in which witness is borne: birds, politics, fiction and critical art theory

Trumpet -- part 3

Friday, December 09, 2005


  • She opened the door and went into her parents' room. No one was there, the room dark. TV off. The Girl listened. Only the metallic clanking of the radiators.

    She had seen something, too, besides the pictures of naked ladies and sofas, in the magazine pages. But she couldn't remember. It was as if she'd been in a trance and was only now coming back to herself with no memory of what had occurred. But the voices were clear enough, in her head anyway. Strange.

    She picked up her trumpet and shook it. The spit valves, uncorked, flung bits of moisture everywhere. She depressed the valves, practicing the Haydn solo's fingering. She was not allowed to practice for real after nine thirty.

    But the magazine beckoned her. She felt fevered, chilly, tried to think of what Ms. Shumer from Fourth Grade Gifted Program would do. The Scientific Method. She went back to the bed and flipped methodically through all the pages, stopping at each one for exactly five seconds: one one thousand, two one thousand, three one thousand, four one thousand, five one thousand. Flip. No voices this time. The Girl sighed and flopped onto her side, her hand toying with the magazine's pages. Suddenly she did hear something.

    "Hey, man, it's that kid again. Or some kind of hand, look like a kid's hand. Man, what happened to the game? Damn!"

    She sat up. She looked at the open page, an ad for an expensive cognac with a giant curvy bottle that a small naked woman leaned against in profile, her head thrown back, her spine tracing a gentle "S" in answer to the bottle's contour. Then the Girl saw something else: a man's face, peering at her from behind the image-or not quite behind, but instead of, so that the real estate where the bottle had been was now occupied by this dark, intelligent, unsmiling face. The Girl brought the magazine up to her eyes to get a closer view.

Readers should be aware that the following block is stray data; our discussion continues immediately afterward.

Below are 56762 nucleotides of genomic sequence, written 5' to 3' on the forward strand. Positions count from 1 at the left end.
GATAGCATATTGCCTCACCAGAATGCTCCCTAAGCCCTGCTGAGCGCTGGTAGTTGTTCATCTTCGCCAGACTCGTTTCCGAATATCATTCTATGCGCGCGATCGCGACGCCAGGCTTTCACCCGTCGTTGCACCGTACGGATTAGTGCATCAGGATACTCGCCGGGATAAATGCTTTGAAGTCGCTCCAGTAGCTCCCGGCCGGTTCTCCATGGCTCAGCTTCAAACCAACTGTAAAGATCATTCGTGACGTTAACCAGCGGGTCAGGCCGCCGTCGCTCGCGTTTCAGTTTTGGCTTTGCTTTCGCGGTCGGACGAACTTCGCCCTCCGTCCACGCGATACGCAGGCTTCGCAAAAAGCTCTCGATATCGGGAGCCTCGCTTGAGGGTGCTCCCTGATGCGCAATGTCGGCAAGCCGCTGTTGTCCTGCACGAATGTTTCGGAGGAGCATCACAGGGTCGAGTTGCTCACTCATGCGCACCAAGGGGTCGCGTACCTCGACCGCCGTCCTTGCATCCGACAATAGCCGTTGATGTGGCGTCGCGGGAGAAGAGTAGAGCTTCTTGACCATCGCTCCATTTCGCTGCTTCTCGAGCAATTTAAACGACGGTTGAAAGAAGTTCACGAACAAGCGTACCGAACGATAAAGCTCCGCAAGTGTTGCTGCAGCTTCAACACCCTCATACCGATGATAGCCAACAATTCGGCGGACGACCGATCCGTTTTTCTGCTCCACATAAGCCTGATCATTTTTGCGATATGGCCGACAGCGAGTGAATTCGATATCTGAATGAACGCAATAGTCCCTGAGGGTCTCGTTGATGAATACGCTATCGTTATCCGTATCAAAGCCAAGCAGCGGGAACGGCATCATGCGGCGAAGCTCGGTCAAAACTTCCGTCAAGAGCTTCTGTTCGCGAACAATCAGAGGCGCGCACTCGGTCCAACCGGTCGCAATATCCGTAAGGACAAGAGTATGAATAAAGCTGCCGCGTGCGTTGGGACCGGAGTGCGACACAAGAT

"Change the pinche channel, man, come on! Carajo!"

    "Man, don't you think I'm trying to change it? It won't change!" As the first man turned his head, she saw ropy muscles stand out on his neck, then got a quick look at his companion, a slight man with a mustache and slicked-back hair. Both the men kept glancing to a spot at the back of whatever room they were in.

    The Girl spoke.

    "I'm really here, you know. Hello hello."

    Silence. The face in the page frowned profoundly, clouded with alarm, then vanished. The Girl waited. Then she heard voices again, lower this time.

    "Naw, man, I didn't hear nothing."

    "OK, man, I am telling you (vicious stage whisper) this ain't no TV program. Wake up, motherfucker! That little girl just spoke to me, and I am not crazy, ok?"

    She tried again.

    "Hey-where are you guys?"

    Silence again.

    The Girl glared hard into the page, trying not to blink and feeling hot irritation gather behind her eyes. Yet the faces of the two men did not reappear. She relaxed. A bass voice spoke quietly. The first man.

    "Uh, hey kid? If you're really talkin to us, blink twice. No, once, blink once."

    She blinked. The man's face reappeared.

    "Uh-Are you looking at a camera? I mean, is somebody filming you?"

    "Filming me? No, I'm looking at a magazine. I see your face, though. It's like the picture's there, but then you take its place. Are you guys really seeing me on TV?"

    "Yeah." The man rubbed his forehead and eyes, letting his fingers come to rest like pincers on the bridge of his nose. His collar was a coarse khaki and looked stiff. "On the Rec Room TV. On One Oh Two Wing. Has this ever happened to you before?"

    The Girl's thoughts spun faster and faster, trying to comprehend all the strange things she was hearing and seeing. Her own door she had left wide open. She hoped her brother wasn't hearing any of this from the other side of the wall. She couldn't risk breaking eye contact with the magazine to get up and shut the door, so she lowered her voice.

    "What? Have I ever opened a magazine and seen real people inside who talked to me? No. What does, uh, One oh two wing--"

    "It's like saying cell block 102. We at Marion Prison, Joliet, Illinois, kid. You're on the TV. And I don't know how you got in here."
    6:00 PM :: ::
    << Home
    mar-mar :: permalink